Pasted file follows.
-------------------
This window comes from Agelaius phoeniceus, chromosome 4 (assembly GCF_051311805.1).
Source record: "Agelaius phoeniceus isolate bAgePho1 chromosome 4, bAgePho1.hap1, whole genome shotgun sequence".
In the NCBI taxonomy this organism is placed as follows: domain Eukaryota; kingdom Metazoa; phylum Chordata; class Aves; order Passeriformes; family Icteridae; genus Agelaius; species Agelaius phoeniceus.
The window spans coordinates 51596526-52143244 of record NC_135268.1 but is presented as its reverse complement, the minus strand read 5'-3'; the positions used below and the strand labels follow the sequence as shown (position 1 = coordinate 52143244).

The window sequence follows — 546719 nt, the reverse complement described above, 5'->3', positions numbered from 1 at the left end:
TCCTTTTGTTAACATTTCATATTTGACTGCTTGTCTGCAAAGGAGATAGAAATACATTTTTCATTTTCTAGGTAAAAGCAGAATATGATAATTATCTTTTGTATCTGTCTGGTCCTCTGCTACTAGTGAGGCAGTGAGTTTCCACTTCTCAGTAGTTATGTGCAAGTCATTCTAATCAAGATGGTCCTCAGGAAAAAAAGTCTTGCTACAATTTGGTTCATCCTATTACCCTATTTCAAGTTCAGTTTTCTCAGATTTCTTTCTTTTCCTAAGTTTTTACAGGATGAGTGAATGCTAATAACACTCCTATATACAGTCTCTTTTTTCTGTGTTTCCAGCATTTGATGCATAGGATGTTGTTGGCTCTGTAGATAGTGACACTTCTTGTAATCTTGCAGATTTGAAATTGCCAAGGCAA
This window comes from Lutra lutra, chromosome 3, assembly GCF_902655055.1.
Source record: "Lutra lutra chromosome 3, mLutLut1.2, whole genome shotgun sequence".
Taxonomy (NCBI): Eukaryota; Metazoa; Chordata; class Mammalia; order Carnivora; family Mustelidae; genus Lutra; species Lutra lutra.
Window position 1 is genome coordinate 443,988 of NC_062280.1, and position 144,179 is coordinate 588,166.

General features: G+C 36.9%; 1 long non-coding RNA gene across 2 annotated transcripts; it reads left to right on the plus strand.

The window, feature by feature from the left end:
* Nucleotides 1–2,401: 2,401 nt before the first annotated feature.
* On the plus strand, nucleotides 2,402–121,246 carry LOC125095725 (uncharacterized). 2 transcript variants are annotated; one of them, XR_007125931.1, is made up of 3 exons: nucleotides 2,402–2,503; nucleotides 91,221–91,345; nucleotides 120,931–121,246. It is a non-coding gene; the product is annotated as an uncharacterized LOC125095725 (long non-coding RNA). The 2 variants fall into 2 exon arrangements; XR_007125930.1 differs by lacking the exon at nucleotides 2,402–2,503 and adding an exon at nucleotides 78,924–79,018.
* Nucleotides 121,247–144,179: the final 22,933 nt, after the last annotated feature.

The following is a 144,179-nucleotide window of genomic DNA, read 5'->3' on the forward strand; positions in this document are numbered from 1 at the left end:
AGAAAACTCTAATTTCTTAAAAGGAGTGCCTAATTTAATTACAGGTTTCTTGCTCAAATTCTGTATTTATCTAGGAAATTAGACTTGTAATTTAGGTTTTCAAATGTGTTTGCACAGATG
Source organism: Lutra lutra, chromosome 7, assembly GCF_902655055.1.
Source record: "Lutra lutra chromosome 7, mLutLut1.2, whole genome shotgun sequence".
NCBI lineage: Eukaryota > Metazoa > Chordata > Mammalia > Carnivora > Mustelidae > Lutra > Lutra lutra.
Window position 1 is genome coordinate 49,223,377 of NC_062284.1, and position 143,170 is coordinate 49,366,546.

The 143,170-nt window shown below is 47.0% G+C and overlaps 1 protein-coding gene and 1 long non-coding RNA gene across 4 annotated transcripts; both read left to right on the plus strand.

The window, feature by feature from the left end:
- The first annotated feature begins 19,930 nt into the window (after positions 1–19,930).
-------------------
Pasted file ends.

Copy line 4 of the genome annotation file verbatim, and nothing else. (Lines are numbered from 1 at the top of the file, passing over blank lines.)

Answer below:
The window spans coordinates 51596526-52143244 of record NC_135268.1 but is presented as its reverse complement, the minus strand read 5'-3'; the positions used below and the strand labels follow the sequence as shown (position 1 = coordinate 52143244).